Sometimes, if you are a fielder, even if you are far away, you might have to do something with a ball. The angry bulldog teacher tells us that just because we are fielders, that doesn’t mean we always do nothing. The ball might come to us. This is confusing and I always hope that I will not have to do anything.

One day, I am a fielder, and the ball lands near me. I don’t care about the ball, and I don’t know what to do with it, but everyone else cares and everyone else knows what to do with it, so I let them get it. But they run around looking and they can’t find it. I don’t know why they can’t find it – I know exactly where it is, hidden there in the grass but you can see it in between the blades of grass. Why aren’t they finding it? They run around and look and shout. Sometimes they think they find it but they don’t. They say it’s lost. Then someone says to me, ‘Did you see it?’

‘Yes.’ I point to it. ‘It’s there.’ I am pleased to share my knowledge and do something useful in the game. They will be happy now, to know where it is, and that it isn’t lost.

People look at me and shout at me. They shout at me, angry, because I was standing there and I knew where it was and I didn’t tell them and I didn’t pick it up. They tell me this was wrong and bad. They ask why I was standing there. Because I am a fielder and fielders stand there. They ask why I didn’t tell them the ball was there. But I did tell them. They ask why didn’t I tell them before when I could see they were looking for it. Because they didn’t ask. I thought they would find it. They tell me I should have thrown the ball. That I should have picked it up and thrown it as hard as I could. I didn’t know that. Next time pick it up and throw it hard, they say. Well, some of them say that. Others mutter ‘Idiot!’

A few weeks later, I am a fielder again. The ball lands near me. This time I know what to do. I pick it up and throw it very hard. I don’t care about the ball, but I want to do the right thing, and I don’t want to be shouted at. I am pleased that I know what to do now.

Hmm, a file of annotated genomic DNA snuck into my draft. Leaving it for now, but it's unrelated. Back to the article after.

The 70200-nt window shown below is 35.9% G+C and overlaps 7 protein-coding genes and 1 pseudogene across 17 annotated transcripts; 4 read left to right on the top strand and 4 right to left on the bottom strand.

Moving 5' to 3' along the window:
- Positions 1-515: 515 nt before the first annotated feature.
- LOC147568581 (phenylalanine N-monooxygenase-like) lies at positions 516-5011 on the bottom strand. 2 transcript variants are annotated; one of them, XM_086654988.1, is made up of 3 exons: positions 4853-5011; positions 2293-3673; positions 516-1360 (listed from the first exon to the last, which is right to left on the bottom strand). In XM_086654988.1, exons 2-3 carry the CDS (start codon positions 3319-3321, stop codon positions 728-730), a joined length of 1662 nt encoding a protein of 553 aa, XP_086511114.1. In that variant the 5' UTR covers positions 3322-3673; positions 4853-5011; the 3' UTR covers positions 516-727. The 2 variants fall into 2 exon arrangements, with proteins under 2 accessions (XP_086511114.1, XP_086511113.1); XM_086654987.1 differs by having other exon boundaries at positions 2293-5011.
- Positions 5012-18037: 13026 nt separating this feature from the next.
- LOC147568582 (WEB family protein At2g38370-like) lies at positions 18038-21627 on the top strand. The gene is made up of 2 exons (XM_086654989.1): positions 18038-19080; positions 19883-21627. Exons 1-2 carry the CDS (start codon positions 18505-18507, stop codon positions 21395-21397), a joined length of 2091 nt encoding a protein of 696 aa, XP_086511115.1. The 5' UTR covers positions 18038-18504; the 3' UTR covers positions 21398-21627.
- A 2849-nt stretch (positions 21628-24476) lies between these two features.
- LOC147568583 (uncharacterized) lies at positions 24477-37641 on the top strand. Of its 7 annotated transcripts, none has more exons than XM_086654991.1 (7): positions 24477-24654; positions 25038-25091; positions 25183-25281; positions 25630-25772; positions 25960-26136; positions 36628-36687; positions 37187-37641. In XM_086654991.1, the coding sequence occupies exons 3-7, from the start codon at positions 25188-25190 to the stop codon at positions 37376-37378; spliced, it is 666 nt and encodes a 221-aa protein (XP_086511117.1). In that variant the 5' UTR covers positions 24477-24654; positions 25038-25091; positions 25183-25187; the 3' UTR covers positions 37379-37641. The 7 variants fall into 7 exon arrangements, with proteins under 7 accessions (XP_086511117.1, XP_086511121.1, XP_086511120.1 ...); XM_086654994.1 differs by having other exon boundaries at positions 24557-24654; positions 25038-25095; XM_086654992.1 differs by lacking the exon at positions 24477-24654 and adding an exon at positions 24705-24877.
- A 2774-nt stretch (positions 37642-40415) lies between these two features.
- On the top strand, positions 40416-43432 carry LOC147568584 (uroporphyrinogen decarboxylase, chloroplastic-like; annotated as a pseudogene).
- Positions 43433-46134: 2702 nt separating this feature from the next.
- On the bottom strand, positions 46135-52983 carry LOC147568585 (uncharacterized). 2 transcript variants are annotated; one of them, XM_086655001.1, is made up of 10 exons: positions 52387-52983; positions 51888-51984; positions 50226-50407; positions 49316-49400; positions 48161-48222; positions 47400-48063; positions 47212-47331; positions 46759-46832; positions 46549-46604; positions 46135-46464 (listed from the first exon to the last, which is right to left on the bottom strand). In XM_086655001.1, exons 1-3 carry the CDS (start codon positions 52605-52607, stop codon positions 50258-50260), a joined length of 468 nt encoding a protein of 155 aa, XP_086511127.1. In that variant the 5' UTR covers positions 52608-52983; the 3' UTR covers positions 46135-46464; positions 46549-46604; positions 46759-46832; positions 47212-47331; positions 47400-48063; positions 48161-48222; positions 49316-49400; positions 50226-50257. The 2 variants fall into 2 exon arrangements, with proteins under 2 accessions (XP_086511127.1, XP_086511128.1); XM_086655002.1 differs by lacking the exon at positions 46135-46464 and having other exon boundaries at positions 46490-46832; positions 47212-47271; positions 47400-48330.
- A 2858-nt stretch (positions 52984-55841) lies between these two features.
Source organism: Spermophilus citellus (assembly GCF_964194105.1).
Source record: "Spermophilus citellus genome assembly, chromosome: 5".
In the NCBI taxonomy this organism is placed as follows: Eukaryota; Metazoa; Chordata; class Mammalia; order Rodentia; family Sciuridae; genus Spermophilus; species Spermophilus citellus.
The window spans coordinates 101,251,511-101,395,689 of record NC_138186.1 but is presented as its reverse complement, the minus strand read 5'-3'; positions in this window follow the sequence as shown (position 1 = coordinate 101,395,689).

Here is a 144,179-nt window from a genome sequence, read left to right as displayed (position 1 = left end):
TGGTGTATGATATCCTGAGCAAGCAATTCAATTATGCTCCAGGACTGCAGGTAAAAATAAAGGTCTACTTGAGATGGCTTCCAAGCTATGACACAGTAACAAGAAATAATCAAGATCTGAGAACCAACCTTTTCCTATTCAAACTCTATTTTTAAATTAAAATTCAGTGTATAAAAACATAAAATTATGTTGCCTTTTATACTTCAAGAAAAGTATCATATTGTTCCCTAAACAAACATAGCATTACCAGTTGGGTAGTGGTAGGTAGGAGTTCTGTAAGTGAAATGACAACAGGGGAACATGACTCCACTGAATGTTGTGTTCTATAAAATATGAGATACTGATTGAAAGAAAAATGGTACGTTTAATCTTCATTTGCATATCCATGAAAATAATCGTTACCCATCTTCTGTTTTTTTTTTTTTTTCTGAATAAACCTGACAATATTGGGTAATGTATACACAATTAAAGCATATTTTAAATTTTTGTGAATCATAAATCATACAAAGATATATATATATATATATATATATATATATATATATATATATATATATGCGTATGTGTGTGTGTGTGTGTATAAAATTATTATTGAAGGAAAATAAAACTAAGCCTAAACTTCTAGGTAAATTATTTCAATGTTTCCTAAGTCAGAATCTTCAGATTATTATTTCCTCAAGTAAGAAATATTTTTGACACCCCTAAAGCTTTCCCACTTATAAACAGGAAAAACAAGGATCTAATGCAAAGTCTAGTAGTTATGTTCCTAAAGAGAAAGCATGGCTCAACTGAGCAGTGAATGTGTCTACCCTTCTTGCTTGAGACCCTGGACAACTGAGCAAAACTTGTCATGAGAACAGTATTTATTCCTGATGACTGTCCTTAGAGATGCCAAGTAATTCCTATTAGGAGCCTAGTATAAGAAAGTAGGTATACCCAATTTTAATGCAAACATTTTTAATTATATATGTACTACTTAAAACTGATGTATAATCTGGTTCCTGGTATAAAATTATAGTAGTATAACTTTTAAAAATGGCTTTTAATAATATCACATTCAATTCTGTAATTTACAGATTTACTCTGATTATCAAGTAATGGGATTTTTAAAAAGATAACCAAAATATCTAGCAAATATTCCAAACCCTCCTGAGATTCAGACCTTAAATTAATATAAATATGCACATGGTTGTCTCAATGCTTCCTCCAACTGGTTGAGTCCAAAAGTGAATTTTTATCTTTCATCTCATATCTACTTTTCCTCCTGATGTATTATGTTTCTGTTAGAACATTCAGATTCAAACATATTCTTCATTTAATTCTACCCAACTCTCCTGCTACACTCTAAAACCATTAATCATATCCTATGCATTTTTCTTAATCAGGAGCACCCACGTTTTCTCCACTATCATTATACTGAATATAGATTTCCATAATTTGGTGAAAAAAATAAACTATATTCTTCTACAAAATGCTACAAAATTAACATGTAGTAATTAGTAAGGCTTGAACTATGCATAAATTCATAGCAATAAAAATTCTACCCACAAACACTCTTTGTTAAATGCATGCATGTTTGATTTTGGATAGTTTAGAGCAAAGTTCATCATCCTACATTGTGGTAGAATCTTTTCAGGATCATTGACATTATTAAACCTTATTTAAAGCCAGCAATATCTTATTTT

People are shouting at me again. I don’t know why. I threw the ball. What were you doing, they ask. I was throwing the ball. I’m supposed to throw the ball. The ugly teacher says to me in her hard voice, making fun of me: ‘Where did you think were you throwing the ball to?’

‘I don’t know,’ I say. I was throwing it. How could I know where it was going to go?

Now people are telling me where I should have thrown it. It makes no sense to me. It’s about the pieces of wood in the ground. This piece of wood? I ask. Or that one? No, it will be different each time. It is about the person running.

This is too complicated. I don’t understand.

Next time the ball lands in the grass near me, I ignore it. I won’t help them this time. It’s a silly game.


It’s odd – obviously now as an adult it makes more sense to me, but I can clearly remember the confusion I felt. And even though I now understand intellectually, I still can’t understand emotionally the enthusiasm people feel about hitting a ball and running around, or why people get so emotional about winning or losing when there are no rewards.

Anyway, I also wanted to say I’m aware I haven’t updated this blog in a long time. I am very busy with college, and find multitasking hard, and so at the moment updates are infrequent. I hope to make them more frequent when I am less busy.

How lack of expression can lead to assumptions of ignorance

Today I was reading a blog post written by a mother of a child on the autistic spectrum. She was saying for several years she thought her child didn’t ‘get’ Christmas, but recently her child said something that made her realise that she had ‘got’ it all along. The child had simply never before expressed the fact that she’d got it, so the mother didn’t realise that she actually had.

This made me think about my life, and how there have been quite a few times when I’ve said something, and people have looked surprised and expressed in some way (either through words or behaviour) that they now realised that I had a lot more understanding and insight than they’d thought.